While watching all these reed birds, which pop up and disappear again all the time, we were regularly distracted by the sharp cries and elegant presence of a colony of Black Terns, one of my favourite birds. They foraged often over the mowed fields, and nested in the 'boezem' , the open water, full of the yellow Nuphar waterlilies. Most nests were on small man-made rafts, another service by man to the birds here in Holland. The extensive reedbeds themselves are of course inaccessible to man---they are physically dangerous quagmires, and also protection demands that they remain in peace---, but Zuidhollands Landschap has constructed a several hundred meters long boardwalk, ending in a viewing screen. Walking this boardwalk is a very special experience, as one is in the middle of the marsh, and can watch all the special marsh vegetation, while the marsh birds zoom around, and one hears now and then even the eerie booming of the Bittern, a bird that has become uncommon also in Holland. A Spoonbill flies overhead , then a Grey Heron .But the next bird, though clearly also a heron, seems quicker and lighter, with a stripy head and flaring toes. This is a Purple Heron, and it turns out that the Zouweboezem now is the stronghold of this by now scarce breeding bird in the Netherlands; last year the colony counted 110 pairs. They are shy marsh birds, but we still saw them regularly overhead.

We also walked a longish tour through the grazed area in the centre of the polder, where yellow and pink flowers abound, but the dark red of the Rumex still dominates the overall vista; how different from the all too many fields in this country where all 'weeds' are kept out, and grass production is artificially increased. Lapwings and Black-tailed Godwits protest our intrusion, and from a row of tall poplars a Cuckoo calls incessantly, one of the no less than 14 year-birds I gain this one day. Another one are the two White Storks who stalk a freshly mowed field, but not the pair of Mute Swans, which have led their three small cygnets, somewhat unexpectedly, to the middle of a large field, quite far from the nearest water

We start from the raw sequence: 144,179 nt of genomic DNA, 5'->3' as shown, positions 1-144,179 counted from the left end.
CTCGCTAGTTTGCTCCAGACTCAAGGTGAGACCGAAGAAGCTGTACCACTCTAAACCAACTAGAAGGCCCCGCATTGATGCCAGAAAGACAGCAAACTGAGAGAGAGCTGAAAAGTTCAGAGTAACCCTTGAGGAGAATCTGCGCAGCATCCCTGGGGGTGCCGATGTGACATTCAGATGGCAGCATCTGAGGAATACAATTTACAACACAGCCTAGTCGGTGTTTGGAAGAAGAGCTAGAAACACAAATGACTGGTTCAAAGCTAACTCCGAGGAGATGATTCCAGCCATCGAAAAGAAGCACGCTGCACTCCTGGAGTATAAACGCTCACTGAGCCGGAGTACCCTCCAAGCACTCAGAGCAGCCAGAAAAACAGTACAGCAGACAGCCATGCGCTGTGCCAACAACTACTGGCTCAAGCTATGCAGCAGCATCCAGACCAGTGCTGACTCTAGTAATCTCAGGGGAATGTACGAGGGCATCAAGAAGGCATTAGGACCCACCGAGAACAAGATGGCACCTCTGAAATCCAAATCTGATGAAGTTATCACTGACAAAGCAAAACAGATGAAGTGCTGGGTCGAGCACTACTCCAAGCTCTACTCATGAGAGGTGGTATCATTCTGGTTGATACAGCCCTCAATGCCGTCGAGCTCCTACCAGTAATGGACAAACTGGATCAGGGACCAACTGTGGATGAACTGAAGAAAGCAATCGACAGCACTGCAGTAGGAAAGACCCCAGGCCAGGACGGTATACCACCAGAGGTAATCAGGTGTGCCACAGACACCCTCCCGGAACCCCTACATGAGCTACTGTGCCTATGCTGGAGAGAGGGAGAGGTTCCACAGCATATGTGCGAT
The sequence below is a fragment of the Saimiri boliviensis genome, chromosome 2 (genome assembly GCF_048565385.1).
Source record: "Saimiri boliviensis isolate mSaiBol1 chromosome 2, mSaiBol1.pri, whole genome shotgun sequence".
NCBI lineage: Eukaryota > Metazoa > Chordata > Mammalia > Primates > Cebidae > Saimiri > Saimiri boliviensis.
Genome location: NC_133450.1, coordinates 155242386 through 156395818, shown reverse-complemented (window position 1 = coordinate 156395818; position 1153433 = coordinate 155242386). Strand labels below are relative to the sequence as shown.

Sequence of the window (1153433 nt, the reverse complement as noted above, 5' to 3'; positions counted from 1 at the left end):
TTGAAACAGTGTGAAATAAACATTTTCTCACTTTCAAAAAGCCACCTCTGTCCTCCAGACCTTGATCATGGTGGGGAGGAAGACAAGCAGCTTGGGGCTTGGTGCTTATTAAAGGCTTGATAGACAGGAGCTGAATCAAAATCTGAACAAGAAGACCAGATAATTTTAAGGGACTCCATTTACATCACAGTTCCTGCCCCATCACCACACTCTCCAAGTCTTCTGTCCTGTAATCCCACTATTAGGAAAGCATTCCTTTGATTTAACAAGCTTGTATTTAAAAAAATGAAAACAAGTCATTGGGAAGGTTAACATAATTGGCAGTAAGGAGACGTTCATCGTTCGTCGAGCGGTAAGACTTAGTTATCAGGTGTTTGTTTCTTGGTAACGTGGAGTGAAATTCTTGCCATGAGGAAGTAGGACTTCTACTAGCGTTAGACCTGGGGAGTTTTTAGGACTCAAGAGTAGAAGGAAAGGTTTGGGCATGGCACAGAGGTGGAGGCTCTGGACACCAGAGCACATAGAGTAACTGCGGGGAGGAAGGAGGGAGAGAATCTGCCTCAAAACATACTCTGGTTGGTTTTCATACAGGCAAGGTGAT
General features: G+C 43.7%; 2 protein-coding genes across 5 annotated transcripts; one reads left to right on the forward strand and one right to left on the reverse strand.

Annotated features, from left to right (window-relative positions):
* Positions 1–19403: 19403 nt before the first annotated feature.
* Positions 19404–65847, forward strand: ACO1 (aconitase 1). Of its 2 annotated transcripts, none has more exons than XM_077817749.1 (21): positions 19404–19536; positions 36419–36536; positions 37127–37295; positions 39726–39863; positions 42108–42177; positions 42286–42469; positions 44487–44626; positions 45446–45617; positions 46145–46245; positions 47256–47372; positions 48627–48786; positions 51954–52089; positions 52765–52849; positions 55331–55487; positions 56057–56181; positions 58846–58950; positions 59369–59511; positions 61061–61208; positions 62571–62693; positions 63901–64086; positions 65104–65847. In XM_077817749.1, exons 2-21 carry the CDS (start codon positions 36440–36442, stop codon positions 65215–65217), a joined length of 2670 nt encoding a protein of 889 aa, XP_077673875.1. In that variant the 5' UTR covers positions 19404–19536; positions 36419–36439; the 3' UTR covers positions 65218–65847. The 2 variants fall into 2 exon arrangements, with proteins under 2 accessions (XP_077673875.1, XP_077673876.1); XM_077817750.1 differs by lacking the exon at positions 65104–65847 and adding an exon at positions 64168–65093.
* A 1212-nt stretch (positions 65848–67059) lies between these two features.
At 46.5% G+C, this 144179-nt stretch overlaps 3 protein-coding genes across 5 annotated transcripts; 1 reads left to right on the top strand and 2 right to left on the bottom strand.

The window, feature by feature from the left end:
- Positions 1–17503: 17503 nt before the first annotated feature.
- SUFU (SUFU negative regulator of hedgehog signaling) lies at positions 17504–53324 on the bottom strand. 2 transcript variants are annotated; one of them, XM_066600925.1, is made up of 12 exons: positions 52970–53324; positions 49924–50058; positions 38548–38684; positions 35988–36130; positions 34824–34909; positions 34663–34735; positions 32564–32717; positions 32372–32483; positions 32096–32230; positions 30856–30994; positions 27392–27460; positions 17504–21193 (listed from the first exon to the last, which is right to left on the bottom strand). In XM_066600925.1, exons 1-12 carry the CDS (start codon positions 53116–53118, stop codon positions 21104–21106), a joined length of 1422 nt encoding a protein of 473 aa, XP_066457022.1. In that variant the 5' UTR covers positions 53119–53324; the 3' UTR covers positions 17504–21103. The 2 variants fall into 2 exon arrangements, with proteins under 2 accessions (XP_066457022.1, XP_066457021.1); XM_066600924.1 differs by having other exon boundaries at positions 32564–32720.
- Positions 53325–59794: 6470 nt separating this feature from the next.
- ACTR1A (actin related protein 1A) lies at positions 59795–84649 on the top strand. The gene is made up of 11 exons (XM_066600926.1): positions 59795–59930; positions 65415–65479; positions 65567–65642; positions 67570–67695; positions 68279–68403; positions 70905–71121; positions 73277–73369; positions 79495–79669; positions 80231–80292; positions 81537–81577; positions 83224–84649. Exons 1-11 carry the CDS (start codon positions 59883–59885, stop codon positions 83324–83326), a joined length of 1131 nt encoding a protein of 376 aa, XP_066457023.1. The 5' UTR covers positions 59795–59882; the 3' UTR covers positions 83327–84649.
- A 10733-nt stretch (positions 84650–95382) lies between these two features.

Also frogs still contribute to the chorus here --this area is also known for its quite rich herpetofauna (by Dutch standards, that is). From isolated small trees Common Whitethroats sing their abrupt strophes and carry out their short song flights, while the rows of pollarded willows and Hawthorns house a more diverse songbird fauna, with Blackcaps, Chaffinches, Winter Wrens, and of course the ubiquitous Blackbirds. Pheasants break away just before our feet, a pair of Buzzards circle overhead.and later we finally also find the long expected Marsh Harriers. Overhead there are swallows (of all three species) and swifts galore.

We only have been able to scratch the surface of this wonderfugul and diverse birding area not too far from Odijk, but no doubt this will in future be reckoned among our regular haunts.

                                                        Wim Vader, Tromsoe 
                                                        9037 Tromsoe, Norway